React table's core is framework agnostic, which means its API is the same regardless of the framework you're using. Adapters are provided to make working with the table core easier depending on your framework. See the adapters section for more information on available adapters.


While React Table is written in TypeScript, using TypeScript in your application is optional (but recommended as it comes with outstanding benefits to both you and your codebase)


As it was mentioned extensively in the Intro section, React Table is headless. This means that it doesn't render any DOM elements, and instead relies on you, the UI/UX developer to provide the table's markup and styles. This is a great way to build a table that can be used in any UI framework, including React, Vue, Solid, and even JS-to-native platforms like React Native!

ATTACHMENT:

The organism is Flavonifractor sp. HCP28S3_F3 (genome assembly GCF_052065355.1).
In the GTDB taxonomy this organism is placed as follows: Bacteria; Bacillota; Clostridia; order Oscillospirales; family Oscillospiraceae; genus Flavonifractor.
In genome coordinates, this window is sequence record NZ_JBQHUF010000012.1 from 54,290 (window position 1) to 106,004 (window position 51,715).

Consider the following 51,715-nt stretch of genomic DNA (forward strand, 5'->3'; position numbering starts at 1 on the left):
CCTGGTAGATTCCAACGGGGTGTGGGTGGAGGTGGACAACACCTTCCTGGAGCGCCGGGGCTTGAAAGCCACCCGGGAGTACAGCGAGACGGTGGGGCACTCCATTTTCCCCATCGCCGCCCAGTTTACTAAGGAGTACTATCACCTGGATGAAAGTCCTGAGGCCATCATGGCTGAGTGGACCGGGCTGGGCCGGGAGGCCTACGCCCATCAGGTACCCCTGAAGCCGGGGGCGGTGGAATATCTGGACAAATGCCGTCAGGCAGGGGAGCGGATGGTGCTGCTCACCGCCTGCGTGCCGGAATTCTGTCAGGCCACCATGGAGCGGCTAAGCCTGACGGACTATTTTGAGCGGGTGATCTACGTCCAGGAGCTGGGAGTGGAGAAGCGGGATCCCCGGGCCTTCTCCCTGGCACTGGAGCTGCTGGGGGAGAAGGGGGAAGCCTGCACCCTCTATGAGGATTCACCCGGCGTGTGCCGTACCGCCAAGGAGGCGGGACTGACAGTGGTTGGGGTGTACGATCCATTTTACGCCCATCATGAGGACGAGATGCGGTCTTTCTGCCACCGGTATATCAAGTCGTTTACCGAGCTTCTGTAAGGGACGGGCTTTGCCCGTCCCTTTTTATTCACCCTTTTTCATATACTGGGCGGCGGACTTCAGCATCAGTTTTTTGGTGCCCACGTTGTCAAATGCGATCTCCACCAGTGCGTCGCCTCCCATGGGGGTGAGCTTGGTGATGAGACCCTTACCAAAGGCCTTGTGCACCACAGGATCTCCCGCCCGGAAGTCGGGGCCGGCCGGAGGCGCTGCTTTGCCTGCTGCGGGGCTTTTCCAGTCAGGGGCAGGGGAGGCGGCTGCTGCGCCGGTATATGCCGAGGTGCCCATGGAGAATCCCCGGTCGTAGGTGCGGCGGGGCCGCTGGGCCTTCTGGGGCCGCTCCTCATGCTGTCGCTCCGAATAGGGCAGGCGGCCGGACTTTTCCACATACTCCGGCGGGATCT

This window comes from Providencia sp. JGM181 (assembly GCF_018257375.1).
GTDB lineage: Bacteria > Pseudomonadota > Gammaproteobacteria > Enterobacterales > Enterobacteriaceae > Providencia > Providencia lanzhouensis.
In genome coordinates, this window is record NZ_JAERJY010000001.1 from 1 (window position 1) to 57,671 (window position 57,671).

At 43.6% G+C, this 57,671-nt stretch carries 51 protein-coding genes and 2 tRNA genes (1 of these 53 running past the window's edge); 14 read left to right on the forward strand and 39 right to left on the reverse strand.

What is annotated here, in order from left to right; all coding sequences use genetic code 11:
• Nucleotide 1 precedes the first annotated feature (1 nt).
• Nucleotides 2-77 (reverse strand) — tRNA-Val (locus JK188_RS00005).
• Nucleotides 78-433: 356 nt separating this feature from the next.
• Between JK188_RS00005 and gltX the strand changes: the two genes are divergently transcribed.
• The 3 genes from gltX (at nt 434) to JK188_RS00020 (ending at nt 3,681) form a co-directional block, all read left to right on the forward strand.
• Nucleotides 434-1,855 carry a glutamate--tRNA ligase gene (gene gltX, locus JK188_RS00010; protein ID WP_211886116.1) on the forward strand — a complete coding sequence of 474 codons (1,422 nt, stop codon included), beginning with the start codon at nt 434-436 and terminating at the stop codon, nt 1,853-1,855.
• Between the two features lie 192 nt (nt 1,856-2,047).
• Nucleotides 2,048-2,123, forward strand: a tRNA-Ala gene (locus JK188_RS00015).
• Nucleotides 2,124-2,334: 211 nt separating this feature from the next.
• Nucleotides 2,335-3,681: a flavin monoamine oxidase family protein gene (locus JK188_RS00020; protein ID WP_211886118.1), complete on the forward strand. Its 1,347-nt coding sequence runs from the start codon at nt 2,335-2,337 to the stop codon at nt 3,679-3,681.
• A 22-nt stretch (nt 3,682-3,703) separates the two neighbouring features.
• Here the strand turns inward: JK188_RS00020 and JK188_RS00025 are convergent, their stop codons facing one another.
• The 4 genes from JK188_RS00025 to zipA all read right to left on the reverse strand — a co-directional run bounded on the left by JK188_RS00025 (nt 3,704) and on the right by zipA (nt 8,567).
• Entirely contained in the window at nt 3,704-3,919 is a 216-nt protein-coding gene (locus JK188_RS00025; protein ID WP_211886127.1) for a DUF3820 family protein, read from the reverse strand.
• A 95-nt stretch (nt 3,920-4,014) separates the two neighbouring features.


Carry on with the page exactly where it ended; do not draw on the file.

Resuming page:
Core Objects and Types

The table core uses the following abstractions, commonly exposed by adapters:

  • Table Factories
    • Used to create table factories, pre-define table types, set default options, create column defs
  • Column Defs
    • Objects used to configure a column and its data model, display templates, and more
  • Table Instances
    • Stateful objects that expose the core Table API
  • Table Data
    • The core data array you provide the table.
  • Columns
    • Each column mirrors its respective column def and also provide column-specific APIs
  • Rows
    • Each row mirrors its respective row data and provides row-specific APIs
  • Header Groups
    • Header groups are computed slices of nested header levels, each containing a group of headers
  • Headers
    • Each header is either directly associated with or derived from its column def and provides header-specific APIs
  • Cells
    • Each cell mirrors its respective row-column intersection and provides cell-specific APIs

There are even more structures that pertain to specific features like filtering, sorting, grouping, etc, which you can find in the features section.